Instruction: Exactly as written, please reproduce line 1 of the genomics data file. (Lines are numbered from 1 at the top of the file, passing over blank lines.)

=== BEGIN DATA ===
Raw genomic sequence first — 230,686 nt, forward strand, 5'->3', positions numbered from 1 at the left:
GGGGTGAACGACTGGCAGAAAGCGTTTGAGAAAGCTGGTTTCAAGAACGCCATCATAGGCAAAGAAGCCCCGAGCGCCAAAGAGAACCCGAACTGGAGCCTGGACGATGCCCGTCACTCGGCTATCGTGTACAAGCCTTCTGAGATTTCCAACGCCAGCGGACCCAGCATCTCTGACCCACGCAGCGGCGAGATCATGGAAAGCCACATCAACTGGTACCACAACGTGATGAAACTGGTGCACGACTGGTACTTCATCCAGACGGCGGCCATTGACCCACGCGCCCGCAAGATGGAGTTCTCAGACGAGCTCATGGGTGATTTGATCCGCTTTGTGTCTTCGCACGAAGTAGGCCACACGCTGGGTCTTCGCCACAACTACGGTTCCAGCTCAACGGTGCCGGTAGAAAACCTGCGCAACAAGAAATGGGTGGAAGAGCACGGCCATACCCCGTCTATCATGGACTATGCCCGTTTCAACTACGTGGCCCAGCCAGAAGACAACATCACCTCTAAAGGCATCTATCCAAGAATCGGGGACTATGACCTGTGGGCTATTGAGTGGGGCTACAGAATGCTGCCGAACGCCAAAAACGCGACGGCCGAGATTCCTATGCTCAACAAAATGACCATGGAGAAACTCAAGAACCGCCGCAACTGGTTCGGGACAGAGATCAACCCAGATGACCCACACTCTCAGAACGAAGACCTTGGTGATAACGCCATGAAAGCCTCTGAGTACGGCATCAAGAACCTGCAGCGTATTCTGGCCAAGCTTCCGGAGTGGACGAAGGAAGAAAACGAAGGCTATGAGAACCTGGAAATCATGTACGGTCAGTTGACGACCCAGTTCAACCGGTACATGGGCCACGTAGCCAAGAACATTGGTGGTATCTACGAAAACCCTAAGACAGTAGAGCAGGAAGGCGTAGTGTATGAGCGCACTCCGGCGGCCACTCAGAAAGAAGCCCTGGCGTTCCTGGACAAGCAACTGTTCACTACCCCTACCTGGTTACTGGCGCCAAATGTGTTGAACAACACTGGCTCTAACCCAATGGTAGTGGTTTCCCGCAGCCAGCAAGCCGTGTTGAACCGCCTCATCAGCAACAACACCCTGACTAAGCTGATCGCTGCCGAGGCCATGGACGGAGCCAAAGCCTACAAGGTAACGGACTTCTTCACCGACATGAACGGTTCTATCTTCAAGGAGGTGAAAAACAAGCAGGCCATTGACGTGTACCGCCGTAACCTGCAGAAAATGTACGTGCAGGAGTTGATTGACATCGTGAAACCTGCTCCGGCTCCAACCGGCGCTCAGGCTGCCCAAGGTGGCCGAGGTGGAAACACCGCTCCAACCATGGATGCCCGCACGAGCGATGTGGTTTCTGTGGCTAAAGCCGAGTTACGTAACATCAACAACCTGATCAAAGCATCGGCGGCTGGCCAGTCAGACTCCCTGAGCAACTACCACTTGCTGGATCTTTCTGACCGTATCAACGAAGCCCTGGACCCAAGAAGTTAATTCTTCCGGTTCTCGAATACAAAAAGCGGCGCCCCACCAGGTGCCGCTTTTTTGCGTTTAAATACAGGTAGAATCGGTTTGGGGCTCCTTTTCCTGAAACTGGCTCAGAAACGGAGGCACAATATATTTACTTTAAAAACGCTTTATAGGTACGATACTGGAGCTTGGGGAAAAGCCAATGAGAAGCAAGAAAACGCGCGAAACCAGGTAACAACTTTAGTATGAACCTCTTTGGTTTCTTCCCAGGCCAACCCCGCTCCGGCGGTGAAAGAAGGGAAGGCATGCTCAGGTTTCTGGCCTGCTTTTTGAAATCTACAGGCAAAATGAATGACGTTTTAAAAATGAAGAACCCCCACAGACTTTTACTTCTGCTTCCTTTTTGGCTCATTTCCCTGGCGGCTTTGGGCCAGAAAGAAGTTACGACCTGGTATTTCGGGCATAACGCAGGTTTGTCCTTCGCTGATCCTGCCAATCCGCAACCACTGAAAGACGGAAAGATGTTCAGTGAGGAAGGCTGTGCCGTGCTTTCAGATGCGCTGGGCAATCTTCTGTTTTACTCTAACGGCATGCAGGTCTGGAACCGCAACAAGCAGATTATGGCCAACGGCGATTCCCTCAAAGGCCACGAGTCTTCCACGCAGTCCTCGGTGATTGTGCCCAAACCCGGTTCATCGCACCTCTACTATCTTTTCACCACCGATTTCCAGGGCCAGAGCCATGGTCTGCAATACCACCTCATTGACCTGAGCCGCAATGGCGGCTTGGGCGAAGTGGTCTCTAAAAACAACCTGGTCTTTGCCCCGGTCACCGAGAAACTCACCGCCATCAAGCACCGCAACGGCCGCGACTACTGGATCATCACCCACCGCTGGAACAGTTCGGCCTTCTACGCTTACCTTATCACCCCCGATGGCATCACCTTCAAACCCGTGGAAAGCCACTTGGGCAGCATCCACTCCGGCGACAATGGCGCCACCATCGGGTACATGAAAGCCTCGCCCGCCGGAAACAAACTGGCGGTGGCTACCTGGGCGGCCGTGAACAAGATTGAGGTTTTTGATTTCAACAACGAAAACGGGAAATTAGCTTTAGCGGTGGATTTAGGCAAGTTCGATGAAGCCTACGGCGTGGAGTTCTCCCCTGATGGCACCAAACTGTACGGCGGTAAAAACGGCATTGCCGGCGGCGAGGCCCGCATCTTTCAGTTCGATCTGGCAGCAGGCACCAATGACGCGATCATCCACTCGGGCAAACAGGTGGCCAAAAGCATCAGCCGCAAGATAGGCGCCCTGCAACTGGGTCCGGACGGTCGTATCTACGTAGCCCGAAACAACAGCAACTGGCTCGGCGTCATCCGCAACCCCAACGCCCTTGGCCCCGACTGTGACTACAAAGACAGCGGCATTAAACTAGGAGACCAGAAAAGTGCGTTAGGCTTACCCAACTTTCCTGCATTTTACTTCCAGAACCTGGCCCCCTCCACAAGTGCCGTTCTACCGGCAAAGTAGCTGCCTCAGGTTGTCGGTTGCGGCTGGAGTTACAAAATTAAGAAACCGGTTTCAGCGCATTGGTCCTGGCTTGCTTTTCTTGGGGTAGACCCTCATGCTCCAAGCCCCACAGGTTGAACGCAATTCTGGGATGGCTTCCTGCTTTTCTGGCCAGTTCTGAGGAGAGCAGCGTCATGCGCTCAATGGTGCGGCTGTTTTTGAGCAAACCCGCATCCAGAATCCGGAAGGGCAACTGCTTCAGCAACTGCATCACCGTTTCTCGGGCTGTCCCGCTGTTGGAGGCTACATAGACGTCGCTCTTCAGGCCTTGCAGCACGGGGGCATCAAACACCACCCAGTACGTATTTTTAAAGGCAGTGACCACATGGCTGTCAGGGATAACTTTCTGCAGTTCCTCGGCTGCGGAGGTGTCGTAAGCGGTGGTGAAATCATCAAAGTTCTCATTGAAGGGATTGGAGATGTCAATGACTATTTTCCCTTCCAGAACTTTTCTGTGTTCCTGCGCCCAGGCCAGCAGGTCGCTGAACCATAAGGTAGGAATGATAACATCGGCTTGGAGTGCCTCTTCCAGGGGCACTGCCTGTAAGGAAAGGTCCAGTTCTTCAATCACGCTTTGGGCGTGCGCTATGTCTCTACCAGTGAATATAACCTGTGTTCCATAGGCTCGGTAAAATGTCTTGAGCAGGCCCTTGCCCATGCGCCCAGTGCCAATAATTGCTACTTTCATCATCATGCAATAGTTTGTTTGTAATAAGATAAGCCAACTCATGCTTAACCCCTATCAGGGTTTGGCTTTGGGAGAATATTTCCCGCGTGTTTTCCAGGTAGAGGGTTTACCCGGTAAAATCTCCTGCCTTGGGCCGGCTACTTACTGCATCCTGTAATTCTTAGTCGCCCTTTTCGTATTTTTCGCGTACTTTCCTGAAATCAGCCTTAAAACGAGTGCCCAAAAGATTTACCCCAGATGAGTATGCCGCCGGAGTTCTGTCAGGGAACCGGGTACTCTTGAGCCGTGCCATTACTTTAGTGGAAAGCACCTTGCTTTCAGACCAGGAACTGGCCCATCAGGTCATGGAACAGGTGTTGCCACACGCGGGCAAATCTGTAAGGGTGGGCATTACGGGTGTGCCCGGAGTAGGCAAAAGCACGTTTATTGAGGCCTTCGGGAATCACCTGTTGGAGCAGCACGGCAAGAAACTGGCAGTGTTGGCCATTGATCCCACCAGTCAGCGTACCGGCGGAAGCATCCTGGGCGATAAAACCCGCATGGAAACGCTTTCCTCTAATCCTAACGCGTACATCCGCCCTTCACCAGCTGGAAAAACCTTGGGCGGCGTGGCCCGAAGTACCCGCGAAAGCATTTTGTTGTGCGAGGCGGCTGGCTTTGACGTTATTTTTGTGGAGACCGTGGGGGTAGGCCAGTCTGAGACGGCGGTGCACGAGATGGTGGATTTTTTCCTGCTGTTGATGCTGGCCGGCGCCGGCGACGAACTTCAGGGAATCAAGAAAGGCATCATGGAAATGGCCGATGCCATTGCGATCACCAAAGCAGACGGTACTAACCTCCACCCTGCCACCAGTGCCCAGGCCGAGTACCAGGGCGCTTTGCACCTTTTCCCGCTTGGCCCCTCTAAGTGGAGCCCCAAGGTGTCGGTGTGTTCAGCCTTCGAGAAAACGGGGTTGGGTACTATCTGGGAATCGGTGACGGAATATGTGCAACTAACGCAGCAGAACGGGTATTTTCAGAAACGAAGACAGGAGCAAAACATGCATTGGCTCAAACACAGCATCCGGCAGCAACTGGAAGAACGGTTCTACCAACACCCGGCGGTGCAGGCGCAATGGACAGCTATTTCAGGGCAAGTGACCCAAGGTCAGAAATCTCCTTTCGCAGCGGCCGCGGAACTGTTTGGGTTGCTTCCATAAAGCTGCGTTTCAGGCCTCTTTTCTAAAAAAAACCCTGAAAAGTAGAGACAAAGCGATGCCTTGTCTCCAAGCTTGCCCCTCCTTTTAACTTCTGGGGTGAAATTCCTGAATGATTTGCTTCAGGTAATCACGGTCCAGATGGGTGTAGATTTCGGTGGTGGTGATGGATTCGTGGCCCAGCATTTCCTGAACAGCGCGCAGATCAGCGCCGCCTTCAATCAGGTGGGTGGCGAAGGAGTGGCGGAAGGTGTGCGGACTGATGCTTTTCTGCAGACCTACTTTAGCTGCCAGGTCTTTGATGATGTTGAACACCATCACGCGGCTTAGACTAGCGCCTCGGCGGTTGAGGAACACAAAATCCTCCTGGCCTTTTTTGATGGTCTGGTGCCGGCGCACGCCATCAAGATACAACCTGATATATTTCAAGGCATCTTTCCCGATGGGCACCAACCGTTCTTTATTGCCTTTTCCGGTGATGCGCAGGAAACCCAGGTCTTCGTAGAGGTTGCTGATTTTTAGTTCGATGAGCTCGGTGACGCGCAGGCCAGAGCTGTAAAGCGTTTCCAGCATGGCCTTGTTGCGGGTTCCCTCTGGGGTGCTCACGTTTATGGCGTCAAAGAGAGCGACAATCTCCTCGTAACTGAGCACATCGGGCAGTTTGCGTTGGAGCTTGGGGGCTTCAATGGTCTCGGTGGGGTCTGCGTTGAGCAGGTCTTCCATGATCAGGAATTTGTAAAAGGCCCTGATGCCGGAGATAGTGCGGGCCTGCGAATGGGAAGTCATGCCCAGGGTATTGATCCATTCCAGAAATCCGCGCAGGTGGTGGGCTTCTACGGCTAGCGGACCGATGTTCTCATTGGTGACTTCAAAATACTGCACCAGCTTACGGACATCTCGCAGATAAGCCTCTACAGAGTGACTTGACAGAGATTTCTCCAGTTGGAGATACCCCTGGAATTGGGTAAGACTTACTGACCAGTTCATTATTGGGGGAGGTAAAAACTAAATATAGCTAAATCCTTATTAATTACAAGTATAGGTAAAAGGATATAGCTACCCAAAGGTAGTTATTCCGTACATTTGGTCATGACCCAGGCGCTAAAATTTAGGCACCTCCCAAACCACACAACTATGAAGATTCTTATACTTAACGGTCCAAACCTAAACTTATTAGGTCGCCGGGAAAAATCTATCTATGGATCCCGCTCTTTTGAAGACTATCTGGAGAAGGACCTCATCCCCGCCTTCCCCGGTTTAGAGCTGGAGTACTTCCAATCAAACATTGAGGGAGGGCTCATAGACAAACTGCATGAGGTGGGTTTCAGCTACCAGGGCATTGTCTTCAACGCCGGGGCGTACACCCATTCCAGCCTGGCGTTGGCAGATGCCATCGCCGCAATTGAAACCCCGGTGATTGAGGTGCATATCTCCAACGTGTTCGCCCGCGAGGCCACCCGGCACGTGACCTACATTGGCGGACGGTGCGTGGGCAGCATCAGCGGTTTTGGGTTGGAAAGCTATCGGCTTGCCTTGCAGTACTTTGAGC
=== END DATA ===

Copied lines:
Raw genomic sequence first — 230,686 nt, forward strand, 5'->3', positions numbered from 1 at the left: